According to the US Air Force official, the Iraqi air force is now “more than capable” of eliminating terror organizations by using these aircrafts.
“Training a fighter pilot takes years,” Croft noted. “So, this is not a short-term investment; this is something for the long term.”
The announcement comes as reports in recent weeks indicate a shift in the US’ mission in Iraq from a direct military approach to more of a training and advisory role.
“Iraq’s air force will assume more of the missions, duties, and responsibilities to maintain the country’s hard-fought victories over” the Islamic State (IS), a statement released by US Air Forces Central Command said.
The US Air Force has been backing Iraq’s security forces as well as the Kurdistan Region’s Peshmerga with air strikes during the ongoing battle with IS.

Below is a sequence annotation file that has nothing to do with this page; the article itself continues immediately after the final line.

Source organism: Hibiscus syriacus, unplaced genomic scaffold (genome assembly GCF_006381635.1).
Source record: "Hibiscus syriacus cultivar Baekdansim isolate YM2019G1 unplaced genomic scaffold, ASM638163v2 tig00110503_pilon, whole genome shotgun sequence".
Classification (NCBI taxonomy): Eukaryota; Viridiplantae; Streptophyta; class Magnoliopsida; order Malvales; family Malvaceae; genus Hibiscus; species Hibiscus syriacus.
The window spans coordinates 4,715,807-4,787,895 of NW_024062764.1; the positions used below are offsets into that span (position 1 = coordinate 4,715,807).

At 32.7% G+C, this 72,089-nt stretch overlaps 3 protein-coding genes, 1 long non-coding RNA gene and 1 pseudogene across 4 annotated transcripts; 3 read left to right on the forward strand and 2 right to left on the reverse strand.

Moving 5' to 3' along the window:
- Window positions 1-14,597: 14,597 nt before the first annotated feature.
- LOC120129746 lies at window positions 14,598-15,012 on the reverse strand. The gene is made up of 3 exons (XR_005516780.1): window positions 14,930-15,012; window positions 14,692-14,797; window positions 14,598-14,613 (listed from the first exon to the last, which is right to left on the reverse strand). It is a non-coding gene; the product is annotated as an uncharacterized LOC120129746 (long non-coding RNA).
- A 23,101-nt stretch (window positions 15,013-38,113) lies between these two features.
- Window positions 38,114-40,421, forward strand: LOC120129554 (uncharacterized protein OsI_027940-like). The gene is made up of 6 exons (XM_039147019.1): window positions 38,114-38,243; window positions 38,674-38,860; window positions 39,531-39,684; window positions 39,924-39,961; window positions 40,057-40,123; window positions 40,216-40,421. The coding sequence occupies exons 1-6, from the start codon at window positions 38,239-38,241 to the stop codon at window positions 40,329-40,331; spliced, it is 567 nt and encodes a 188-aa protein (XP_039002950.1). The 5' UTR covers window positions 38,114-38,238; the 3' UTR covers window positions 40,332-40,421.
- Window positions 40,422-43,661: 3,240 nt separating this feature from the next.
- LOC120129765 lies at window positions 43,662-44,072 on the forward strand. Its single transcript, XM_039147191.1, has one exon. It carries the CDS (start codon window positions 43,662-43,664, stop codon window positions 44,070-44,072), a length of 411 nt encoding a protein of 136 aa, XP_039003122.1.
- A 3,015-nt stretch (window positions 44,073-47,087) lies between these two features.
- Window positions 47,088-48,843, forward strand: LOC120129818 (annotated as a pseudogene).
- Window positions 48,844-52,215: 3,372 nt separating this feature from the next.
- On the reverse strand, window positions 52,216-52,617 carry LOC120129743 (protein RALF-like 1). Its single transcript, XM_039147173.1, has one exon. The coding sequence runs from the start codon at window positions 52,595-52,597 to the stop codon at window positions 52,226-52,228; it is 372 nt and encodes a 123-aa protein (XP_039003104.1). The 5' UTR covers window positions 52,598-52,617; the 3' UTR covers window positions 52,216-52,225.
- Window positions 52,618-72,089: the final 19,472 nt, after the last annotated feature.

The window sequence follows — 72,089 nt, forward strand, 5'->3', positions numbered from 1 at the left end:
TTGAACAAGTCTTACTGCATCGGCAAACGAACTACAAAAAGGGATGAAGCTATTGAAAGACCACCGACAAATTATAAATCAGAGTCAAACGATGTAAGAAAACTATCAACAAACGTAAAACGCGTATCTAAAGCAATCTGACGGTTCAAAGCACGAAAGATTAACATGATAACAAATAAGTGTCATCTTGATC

The US has also invested in and supported Iraq’s F-16 program where pilots are trained, and the maintenance and security of the F-16s are carried out by American contractors.
Earlier this month, the US Department of Defense announced that a training academy for the Iraqi air force would be established by 2019.
Spartan Air Academy, of Addison, Texas, was awarded a contract by the US Army to begin the construction of an air training facility for Iraq’s air force.
The deal is valued at USD 45 million and includes the development of a flight training school at the Balad Air Base, located about 65 kilometers (40 miles) north of Baghdad.
In January, the US Air Force granted Sallyport Global Holdings a USD 400 million agreement for base operations and security for Iraq’s F-16 fighter jet program.